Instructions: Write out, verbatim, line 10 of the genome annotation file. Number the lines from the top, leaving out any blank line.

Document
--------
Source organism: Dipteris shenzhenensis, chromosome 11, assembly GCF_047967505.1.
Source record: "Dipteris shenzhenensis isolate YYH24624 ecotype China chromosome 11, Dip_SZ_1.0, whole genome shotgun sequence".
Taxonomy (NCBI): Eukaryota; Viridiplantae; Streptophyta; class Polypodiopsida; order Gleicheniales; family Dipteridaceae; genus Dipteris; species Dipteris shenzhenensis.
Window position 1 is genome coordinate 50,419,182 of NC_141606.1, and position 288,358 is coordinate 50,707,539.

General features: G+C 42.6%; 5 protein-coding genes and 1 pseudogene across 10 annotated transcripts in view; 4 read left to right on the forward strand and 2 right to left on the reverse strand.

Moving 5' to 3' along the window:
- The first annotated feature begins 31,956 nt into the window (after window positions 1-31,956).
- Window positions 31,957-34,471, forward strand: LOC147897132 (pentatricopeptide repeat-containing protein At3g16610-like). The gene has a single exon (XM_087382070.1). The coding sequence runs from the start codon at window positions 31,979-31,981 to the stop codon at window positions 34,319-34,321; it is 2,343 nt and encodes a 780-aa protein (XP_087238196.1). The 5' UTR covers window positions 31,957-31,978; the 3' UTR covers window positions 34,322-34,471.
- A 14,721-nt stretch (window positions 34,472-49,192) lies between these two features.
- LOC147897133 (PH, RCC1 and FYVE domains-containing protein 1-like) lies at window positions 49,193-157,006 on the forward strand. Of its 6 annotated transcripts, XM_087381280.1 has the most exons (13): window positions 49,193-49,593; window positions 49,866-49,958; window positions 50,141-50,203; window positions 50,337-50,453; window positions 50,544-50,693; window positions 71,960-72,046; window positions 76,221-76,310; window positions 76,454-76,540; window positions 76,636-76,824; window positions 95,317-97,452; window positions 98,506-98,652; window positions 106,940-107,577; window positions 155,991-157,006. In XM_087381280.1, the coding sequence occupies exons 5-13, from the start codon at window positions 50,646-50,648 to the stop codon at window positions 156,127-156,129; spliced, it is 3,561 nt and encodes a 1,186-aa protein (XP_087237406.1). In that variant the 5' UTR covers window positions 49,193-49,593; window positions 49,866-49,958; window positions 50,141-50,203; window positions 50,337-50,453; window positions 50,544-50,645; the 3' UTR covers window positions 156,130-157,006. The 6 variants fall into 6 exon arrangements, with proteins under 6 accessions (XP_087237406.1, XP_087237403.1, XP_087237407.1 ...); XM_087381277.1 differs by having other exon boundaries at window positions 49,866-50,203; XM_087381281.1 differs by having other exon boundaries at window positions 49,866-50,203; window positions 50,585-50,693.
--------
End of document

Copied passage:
- LOC147897133 (PH, RCC1 and FYVE domains-containing protein 1-like) lies at window positions 49,193-157,006 on the forward strand. Of its 6 annotated transcripts, XM_087381280.1 has the most exons (13): window positions 49,193-49,593; window positions 49,866-49,958; window positions 50,141-50,203; window positions 50,337-50,453; window positions 50,544-50,693; window positions 71,960-72,046; window positions 76,221-76,310; window positions 76,454-76,540; window positions 76,636-76,824; window positions 95,317-97,452; window positions 98,506-98,652; window positions 106,940-107,577; window positions 155,991-157,006. In XM_087381280.1, the coding sequence occupies exons 5-13, from the start codon at window positions 50,646-50,648 to the stop codon at window positions 156,127-156,129; spliced, it is 3,561 nt and encodes a 1,186-aa protein (XP_087237406.1). In that variant the 5' UTR covers window positions 49,193-49,593; window positions 49,866-49,958; window positions 50,141-50,203; window positions 50,337-50,453; window positions 50,544-50,645; the 3' UTR covers window positions 156,130-157,006. The 6 variants fall into 6 exon arrangements, with proteins under 6 accessions (XP_087237406.1, XP_087237403.1, XP_087237407.1 ...); XM_087381277.1 differs by having other exon boundaries at window positions 49,866-50,203; XM_087381281.1 differs by having other exon boundaries at window positions 49,866-50,203; window positions 50,585-50,693.